Imagine you’re an elephant that can shoot rockets from its sides.
Seems pretty awesome, right? You’d basically rule the world, right?
Now, imagine there’s an ant. A barely-perceptible, possibly suicidal, definitely homicidal ant that, unbeknownst to you, is running after you at breakneck speed, little ant legs chugging away, until it’s able to get on your elephant back and find your one weak spot, exploiting it, then gleefully flitting away as quickly as it came as you succumb to the pressure applied to that one weak spot.
In Titanfall, you are that elephant, and I am that ant.
Every multiplayer game strives for the holy grail of “balance,” but Titanfall is honest-to-goodness balanced. The eponymous titans, while powerful in a way befitting of the titular element of the game, are also weak in many ways, easily confused and distracted by assault from all sides.
Pilots are Manny Pacquiao in his prime, able to use the speed and misdirection afforded a jetpacking, parkouring badass to lure a titan away from its compatriots like so many elephants, confusing the titan in such a way as to leave it open for a vulnerable strike from any one of numerous anti-titan weapons, or for my preferred method, launching myself and adhering to the back of the titan, ripping off its AI panel and firing away, each shot ricocheting inside and ripping through the wiring and circuitry therein.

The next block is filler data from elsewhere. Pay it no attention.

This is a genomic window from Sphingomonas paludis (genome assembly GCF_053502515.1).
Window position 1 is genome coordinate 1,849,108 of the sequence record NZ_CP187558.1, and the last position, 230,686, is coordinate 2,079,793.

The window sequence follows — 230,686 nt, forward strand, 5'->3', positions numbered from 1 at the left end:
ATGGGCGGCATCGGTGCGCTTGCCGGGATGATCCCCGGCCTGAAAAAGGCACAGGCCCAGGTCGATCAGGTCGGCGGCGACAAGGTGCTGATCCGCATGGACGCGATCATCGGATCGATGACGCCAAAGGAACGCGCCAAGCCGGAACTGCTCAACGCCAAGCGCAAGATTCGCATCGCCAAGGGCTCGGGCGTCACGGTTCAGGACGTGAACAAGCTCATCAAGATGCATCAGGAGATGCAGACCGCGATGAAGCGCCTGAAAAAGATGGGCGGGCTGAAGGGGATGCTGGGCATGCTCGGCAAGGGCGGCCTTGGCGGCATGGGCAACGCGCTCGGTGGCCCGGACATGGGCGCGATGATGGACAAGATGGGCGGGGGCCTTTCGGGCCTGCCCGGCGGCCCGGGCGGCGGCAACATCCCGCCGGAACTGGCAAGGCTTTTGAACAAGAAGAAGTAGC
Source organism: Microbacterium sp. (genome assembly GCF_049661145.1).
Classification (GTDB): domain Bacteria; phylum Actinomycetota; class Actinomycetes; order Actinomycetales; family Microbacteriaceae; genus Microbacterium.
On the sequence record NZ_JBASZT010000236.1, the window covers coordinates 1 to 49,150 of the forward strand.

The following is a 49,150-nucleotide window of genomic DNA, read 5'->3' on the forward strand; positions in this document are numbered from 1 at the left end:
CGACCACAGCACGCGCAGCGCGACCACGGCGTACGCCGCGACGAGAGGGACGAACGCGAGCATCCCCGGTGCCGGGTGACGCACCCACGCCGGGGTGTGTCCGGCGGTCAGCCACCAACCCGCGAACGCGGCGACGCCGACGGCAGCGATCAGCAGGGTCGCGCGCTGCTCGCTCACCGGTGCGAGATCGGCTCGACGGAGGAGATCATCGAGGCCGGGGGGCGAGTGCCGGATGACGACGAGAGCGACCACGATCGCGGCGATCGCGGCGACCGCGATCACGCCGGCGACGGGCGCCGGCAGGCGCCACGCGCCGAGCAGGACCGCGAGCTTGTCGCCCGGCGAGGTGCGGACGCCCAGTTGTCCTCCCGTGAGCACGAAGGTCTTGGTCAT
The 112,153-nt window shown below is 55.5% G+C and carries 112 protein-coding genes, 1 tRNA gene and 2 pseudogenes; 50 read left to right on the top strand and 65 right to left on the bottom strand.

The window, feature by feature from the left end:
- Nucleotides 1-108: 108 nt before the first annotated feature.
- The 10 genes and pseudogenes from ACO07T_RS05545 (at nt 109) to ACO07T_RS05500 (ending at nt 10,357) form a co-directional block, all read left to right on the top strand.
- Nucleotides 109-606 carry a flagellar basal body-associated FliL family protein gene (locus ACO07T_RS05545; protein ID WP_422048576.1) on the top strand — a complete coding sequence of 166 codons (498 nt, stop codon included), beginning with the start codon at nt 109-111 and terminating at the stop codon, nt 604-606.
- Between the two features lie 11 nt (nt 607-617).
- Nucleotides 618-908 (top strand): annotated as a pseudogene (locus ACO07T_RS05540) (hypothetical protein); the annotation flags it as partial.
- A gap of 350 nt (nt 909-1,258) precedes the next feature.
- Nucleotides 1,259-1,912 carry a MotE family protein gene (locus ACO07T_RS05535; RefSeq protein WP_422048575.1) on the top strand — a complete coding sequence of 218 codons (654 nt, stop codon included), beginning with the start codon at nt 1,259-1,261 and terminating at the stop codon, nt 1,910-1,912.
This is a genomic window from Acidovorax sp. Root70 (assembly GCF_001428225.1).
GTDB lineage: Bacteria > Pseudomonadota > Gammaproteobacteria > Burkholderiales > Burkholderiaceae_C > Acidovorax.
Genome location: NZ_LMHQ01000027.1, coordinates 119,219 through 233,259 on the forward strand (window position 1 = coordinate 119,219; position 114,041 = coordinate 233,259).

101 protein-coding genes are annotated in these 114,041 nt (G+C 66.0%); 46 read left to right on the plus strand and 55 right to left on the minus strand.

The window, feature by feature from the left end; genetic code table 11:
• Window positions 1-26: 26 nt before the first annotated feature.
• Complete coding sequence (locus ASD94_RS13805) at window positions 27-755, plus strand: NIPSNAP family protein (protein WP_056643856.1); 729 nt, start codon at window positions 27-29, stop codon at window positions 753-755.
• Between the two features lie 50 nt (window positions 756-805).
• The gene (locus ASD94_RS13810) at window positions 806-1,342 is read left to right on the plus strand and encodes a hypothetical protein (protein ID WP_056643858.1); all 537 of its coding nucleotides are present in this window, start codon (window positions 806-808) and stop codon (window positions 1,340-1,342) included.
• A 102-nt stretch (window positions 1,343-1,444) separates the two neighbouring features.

In modes like Last Titan Standing, clever pilots have begun to offer their own titans as sacrificial lambs, leaving them exposed as they themselves hide in buildings above, waiting for their titan to engage another before hopping out, cloaked and full of malice, ready to fling themselves at a giant hunk of metal in order to climb it and destroy it.
So, before you fire up Titanfall the next time, keep in mind the elephant and the ant. And, when you see a titan, alone, looking like easy pickings, know that the ants are around.
Maybe you should just hang back, just in case.
What’s that on your back?
Drew Freeman, Contributor
Imagine playing Call of Duty with super speed and jumping abilities on the set of a Transformers movie. Now imagine that experience and how cool it sounds and multiply it by ten.
The logo for Respawn Entertainment is a braille “R”; CEO Vince Zampella will be the first person to point this out as a testament to their core belief that a game should feel great, first and foremost. So far they’re right on point. This game feels as smooth as butter melting in the sun on the hood of a million dollar sports car at the beach surrounded by half naked models, also covered in butter. It’s that smooth. It’s a feeling that can’t be conveyed in text, although I’m making the feeble attempt to do just that.